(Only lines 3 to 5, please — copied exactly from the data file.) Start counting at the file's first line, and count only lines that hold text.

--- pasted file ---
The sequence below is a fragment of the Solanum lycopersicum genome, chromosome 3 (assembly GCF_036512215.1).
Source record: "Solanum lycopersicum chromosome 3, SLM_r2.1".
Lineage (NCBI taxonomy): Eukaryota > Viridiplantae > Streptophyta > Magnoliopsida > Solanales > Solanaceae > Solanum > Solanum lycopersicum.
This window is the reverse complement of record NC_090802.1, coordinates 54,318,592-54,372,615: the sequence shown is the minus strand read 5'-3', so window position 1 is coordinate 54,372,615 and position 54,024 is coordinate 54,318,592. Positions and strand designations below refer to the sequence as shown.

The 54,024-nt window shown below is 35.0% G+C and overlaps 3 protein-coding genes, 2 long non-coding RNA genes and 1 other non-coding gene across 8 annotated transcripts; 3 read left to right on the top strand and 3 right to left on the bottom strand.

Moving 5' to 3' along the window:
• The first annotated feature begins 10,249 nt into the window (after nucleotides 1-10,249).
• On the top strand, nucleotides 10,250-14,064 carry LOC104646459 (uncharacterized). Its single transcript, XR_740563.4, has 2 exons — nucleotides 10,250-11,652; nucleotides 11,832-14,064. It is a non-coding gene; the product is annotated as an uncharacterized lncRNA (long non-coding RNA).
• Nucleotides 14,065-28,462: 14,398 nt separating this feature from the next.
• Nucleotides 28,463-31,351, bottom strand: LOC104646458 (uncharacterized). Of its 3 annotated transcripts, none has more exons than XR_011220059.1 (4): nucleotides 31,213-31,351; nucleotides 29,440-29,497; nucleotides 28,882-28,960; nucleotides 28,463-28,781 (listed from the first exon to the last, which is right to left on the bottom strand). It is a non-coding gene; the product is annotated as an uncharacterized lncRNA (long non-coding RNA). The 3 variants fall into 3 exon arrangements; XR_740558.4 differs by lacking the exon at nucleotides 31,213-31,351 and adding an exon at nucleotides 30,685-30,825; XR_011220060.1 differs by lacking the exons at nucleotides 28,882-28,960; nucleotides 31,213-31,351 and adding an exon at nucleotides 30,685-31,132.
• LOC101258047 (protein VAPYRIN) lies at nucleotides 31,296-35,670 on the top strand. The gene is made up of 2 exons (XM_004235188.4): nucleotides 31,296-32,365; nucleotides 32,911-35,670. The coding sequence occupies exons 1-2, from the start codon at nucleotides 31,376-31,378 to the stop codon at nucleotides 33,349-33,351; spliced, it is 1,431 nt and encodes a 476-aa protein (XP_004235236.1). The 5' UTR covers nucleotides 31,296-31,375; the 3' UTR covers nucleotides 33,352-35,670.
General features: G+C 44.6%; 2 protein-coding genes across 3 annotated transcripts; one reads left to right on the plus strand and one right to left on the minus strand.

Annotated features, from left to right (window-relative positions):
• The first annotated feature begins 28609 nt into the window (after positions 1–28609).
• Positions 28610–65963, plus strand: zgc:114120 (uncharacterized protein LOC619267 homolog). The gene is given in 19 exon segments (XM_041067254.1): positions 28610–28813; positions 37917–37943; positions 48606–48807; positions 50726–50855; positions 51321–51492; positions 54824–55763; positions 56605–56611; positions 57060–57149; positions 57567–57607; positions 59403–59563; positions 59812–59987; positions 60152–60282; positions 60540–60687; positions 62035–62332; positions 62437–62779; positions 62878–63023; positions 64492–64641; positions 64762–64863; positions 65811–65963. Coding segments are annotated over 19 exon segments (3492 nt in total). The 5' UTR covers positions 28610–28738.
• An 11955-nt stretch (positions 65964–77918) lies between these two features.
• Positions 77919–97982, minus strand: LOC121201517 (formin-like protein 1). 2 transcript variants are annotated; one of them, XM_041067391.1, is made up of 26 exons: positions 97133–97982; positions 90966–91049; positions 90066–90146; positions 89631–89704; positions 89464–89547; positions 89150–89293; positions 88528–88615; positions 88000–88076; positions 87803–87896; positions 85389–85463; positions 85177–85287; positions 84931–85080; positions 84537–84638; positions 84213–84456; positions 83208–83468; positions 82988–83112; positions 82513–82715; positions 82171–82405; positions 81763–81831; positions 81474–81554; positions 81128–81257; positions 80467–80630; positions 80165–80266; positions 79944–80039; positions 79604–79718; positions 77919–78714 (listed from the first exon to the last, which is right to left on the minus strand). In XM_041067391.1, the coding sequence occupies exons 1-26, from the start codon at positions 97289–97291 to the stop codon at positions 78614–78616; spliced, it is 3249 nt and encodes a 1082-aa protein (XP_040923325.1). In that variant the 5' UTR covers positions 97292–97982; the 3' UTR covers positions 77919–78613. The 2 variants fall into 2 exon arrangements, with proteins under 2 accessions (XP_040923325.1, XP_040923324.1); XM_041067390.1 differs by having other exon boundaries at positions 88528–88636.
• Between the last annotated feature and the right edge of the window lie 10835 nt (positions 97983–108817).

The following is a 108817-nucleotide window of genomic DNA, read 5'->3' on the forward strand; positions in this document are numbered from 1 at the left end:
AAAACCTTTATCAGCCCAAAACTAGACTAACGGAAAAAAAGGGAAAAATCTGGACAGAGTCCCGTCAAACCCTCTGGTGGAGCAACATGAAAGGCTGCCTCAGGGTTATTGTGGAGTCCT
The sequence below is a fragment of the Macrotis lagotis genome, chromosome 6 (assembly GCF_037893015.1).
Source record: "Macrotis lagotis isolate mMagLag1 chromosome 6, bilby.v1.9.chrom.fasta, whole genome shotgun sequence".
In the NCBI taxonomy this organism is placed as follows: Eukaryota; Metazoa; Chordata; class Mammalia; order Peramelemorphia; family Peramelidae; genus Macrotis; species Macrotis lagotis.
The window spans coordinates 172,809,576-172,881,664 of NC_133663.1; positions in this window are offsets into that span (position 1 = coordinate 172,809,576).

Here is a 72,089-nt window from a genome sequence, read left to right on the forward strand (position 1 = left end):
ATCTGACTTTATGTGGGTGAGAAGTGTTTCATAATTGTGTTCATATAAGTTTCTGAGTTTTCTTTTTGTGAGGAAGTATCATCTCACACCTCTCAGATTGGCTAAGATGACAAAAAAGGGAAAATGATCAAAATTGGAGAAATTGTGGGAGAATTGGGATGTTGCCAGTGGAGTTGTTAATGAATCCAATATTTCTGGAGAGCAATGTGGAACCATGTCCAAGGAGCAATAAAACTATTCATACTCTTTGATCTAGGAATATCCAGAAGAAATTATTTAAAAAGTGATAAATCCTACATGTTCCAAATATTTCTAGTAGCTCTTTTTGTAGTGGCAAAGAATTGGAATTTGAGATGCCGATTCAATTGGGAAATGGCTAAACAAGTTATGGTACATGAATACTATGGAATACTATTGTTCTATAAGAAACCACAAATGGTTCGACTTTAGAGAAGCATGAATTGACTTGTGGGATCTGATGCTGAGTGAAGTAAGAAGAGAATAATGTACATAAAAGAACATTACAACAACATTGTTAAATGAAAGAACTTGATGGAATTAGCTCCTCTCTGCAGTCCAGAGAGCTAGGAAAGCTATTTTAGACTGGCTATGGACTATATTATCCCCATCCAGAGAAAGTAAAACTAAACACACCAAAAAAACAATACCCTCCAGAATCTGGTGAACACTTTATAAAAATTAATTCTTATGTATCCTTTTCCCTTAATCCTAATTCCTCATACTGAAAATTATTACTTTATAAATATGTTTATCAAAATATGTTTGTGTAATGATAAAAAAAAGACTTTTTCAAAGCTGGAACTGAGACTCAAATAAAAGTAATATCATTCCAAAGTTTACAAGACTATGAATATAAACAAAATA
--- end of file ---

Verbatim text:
Lineage (NCBI taxonomy): Eukaryota > Viridiplantae > Streptophyta > Magnoliopsida > Solanales > Solanaceae > Solanum > Solanum lycopersicum.
This window is the reverse complement of record NC_090802.1, coordinates 54,318,592-54,372,615: the sequence shown is the minus strand read 5'-3', so window position 1 is coordinate 54,372,615 and position 54,024 is coordinate 54,318,592. Positions and strand designations below refer to the sequence as shown.

The 54,024-nt window shown below is 35.0% G+C and overlaps 3 protein-coding genes, 2 long non-coding RNA genes and 1 other non-coding gene across 8 annotated transcripts; 3 read left to right on the top strand and 3 right to left on the bottom strand.